In the right context and with the right parameters, it is possible to design corners to be much more compact while still accommodating large trucks.
As a designer who mainly focuses on the non-motor vehicle elements of a street, one of the first things that catches my eye when I review intersections is how big the corners are. Even though the vehicles being designed for are consistent, there’s a surprising amount of variation in the size of a corner (measured by its radius) between different intersections and across cities.
To me, this means there must be some degree of subjectivity among designers, or preferences at the city level, in selecting how big the corners shall be. Subjectivity means an opportunity for a designer’s bias to affect the design – if the designer is accustomed to providing easy accommodations for large vehicles, they’re more likely to keep doing that. My bias is the opposite: I want to design the smallest corner possible that still safety accommodates the largest vehicle expected at the intersection.
Benefits of Smaller Corners
While large radii are helpful (and in some cases necessary) for accommodating large trucks, they are detrimental to the pedestrian environment. As documented in the white paper that I co-authored for Alta Planning + Design called Corner Design for All Users, large corner radii can lead to:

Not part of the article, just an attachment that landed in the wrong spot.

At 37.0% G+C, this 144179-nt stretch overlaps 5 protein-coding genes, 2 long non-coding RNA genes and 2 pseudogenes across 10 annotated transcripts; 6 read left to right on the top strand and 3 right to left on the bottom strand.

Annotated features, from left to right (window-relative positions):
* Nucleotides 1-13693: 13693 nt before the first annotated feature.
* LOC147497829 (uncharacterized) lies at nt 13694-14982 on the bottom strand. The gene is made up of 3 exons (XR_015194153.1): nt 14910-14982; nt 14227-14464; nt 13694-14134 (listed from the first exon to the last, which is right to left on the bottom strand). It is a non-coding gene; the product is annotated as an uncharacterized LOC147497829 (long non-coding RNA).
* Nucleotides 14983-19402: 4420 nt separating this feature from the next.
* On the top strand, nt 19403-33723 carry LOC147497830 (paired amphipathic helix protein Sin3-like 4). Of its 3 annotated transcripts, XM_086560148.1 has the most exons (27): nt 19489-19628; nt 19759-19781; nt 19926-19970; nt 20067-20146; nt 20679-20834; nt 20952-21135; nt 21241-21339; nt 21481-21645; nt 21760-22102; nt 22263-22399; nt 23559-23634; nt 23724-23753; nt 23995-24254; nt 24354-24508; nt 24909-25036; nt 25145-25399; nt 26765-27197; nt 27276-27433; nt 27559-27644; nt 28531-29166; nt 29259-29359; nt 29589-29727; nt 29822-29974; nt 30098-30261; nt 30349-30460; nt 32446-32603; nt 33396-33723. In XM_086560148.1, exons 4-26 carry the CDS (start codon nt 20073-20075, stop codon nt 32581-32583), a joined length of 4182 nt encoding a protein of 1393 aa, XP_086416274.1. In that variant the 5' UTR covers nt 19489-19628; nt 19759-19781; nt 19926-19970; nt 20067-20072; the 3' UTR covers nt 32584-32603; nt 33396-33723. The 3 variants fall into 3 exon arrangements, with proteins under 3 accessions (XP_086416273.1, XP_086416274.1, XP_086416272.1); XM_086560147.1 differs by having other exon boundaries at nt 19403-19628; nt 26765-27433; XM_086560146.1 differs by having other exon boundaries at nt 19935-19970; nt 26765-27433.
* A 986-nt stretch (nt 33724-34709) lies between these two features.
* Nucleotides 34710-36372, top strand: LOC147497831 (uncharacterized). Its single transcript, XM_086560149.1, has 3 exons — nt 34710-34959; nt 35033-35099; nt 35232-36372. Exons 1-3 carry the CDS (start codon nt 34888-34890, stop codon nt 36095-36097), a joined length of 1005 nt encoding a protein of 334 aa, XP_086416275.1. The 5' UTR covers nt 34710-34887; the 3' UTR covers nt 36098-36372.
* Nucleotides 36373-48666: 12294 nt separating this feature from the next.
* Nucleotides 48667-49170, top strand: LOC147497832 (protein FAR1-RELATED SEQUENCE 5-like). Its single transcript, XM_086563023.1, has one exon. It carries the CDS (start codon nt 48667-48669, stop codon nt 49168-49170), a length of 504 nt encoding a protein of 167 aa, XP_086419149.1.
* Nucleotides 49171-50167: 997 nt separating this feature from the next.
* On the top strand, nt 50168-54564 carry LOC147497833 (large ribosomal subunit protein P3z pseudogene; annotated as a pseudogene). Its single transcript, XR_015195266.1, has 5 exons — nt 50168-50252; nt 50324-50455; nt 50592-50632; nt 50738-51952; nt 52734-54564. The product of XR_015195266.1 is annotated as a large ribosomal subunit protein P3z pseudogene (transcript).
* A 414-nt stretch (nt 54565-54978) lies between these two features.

- faster passenger vehicle turning speeds, which is associated with lower yielding rates to pedestrians and higher chance of injury or death in the case of a collision
- longer pedestrian crossing distances and more exposure to traffic
Large corners also take up a lot of real estate at an intersection! Compared to a more compact 5m radius curve, a 15m curve requires an additional 43 square metres of space (the size of an average bachelor apartment!). That’s 43 square metres that could have been used for landscaping, a wider sidewalk, or other pedestrian amenities.
Experimenting With Autoturn
With all of this in mind, I decided to try my hand at one of the most common programs used for determining radius: Autoturn. This software contains a massive library of common vehicle types used all over the world and is used to simulate the turning path of those vehicles in a wide variety of circumstances.
Let’s say I need to accommodate a large transport truck being able to make a turn at a corner. It could be because my both streets are truck routes, or simply because that’s what the local context requires. As my example corner, I’ll use the intersection of two major roadways as shown below. I’ve started with a 5m corner radius and assumed 3.5m wide vehicle lanes for simplicity.
I’ll start with the most basic turning path, from curb lane to curb lane, at a speed of 20km/h: